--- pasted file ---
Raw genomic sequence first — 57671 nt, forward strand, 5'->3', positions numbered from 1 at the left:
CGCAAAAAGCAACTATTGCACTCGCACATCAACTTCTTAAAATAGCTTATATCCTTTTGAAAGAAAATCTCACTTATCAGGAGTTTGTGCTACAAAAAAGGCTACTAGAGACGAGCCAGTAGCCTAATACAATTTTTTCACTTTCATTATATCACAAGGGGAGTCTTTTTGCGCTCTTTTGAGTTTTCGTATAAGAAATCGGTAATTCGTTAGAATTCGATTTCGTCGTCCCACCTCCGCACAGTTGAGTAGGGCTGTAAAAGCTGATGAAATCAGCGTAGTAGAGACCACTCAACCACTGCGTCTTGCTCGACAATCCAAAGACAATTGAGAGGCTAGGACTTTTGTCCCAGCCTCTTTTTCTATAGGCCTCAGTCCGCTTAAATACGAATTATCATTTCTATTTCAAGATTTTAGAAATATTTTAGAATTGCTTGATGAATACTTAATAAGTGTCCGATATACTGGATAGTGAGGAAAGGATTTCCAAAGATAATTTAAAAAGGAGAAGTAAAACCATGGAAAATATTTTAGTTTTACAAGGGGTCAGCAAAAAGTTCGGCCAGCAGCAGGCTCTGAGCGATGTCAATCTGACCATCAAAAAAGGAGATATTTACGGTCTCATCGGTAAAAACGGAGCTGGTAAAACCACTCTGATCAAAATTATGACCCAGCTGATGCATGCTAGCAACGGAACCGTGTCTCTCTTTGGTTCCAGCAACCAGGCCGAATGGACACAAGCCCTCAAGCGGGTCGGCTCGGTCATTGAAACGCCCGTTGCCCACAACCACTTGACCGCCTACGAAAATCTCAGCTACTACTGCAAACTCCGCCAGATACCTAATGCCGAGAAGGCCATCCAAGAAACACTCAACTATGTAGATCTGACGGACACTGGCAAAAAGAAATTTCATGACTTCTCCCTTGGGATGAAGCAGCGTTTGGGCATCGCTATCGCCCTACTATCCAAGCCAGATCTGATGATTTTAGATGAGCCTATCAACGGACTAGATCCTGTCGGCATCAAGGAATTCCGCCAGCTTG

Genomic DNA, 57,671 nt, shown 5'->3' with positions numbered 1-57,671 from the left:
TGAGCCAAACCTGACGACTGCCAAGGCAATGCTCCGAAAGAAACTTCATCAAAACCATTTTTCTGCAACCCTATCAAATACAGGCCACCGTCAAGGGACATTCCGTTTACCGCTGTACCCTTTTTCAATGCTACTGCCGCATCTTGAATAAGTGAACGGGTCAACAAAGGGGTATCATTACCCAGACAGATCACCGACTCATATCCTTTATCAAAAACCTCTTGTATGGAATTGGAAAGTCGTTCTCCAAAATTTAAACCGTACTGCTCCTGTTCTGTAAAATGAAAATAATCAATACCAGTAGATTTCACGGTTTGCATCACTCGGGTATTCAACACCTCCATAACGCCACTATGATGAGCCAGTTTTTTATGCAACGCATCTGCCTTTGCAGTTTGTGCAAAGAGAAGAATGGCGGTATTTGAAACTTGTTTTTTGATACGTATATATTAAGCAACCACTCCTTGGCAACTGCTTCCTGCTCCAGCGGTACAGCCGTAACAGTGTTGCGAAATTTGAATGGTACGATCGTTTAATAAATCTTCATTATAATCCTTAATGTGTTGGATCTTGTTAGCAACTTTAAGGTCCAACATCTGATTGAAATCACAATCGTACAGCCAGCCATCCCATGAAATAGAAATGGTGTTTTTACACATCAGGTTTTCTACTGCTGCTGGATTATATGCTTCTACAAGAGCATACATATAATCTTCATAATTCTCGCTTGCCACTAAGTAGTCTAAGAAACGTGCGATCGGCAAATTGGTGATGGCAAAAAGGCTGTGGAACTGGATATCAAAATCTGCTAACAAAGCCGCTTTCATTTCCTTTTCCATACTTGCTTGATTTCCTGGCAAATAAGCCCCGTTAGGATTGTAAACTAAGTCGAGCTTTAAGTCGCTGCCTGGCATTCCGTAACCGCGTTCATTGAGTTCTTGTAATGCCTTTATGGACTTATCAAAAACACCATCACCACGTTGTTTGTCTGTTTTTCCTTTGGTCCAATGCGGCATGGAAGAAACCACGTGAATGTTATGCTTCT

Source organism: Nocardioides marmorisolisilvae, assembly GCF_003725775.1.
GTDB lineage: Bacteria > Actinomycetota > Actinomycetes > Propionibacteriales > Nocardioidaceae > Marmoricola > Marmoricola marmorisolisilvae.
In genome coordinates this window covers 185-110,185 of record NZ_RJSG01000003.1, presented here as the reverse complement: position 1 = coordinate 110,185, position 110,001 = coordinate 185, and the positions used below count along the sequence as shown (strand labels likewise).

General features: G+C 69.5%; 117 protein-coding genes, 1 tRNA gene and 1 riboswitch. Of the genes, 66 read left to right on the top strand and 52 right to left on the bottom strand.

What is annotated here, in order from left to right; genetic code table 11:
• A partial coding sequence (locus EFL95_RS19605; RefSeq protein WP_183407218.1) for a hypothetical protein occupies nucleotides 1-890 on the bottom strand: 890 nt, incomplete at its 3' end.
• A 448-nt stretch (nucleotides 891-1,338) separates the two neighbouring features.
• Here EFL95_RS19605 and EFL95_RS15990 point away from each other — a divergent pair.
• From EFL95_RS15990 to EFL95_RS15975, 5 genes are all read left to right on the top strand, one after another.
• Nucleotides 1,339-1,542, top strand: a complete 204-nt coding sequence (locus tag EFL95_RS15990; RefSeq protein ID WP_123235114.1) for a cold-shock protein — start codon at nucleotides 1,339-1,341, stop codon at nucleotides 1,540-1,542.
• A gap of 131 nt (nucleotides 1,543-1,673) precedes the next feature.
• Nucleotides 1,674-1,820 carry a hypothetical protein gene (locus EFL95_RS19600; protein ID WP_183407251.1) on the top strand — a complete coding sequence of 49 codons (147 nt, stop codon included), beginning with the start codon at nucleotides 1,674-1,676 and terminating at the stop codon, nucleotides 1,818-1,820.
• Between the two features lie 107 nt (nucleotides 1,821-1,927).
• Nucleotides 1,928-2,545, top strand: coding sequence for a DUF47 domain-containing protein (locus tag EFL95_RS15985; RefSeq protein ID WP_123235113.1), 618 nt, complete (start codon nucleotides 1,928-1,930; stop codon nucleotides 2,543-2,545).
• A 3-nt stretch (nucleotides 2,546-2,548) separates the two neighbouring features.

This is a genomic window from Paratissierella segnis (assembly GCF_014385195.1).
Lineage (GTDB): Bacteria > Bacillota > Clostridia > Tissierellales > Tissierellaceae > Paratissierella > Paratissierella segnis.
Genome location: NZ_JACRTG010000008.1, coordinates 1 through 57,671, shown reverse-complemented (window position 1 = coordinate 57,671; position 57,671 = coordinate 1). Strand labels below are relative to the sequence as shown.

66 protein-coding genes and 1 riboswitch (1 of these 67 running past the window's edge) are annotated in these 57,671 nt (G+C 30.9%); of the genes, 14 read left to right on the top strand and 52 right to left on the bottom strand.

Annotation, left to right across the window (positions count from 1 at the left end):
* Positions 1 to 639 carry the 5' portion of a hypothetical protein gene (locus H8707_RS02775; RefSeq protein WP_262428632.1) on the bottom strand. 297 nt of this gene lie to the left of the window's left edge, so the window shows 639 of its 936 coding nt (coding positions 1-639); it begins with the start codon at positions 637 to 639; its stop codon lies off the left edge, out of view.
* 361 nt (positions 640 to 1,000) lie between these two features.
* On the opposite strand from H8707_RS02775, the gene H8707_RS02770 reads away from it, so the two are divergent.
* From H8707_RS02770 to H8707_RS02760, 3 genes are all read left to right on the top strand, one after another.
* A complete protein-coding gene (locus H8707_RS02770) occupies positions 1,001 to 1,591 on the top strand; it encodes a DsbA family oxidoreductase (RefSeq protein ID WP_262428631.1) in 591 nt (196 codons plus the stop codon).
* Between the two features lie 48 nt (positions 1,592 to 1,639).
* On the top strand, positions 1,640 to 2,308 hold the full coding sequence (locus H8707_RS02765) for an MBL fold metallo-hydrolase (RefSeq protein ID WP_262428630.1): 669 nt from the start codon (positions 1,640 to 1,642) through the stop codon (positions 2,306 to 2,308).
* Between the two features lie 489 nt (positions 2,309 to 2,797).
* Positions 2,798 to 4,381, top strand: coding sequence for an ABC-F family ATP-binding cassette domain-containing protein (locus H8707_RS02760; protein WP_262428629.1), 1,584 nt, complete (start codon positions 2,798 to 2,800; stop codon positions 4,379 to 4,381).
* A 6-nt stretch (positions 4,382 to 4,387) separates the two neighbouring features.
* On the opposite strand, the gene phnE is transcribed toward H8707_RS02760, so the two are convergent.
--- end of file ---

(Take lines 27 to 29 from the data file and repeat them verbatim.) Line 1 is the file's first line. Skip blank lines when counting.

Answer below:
* On the opposite strand from H8707_RS02775, the gene H8707_RS02770 reads away from it, so the two are divergent.
* From H8707_RS02770 to H8707_RS02760, 3 genes are all read left to right on the top strand, one after another.
* A complete protein-coding gene (locus H8707_RS02770) occupies positions 1,001 to 1,591 on the top strand; it encodes a DsbA family oxidoreductase (RefSeq protein ID WP_262428631.1) in 591 nt (196 codons plus the stop codon).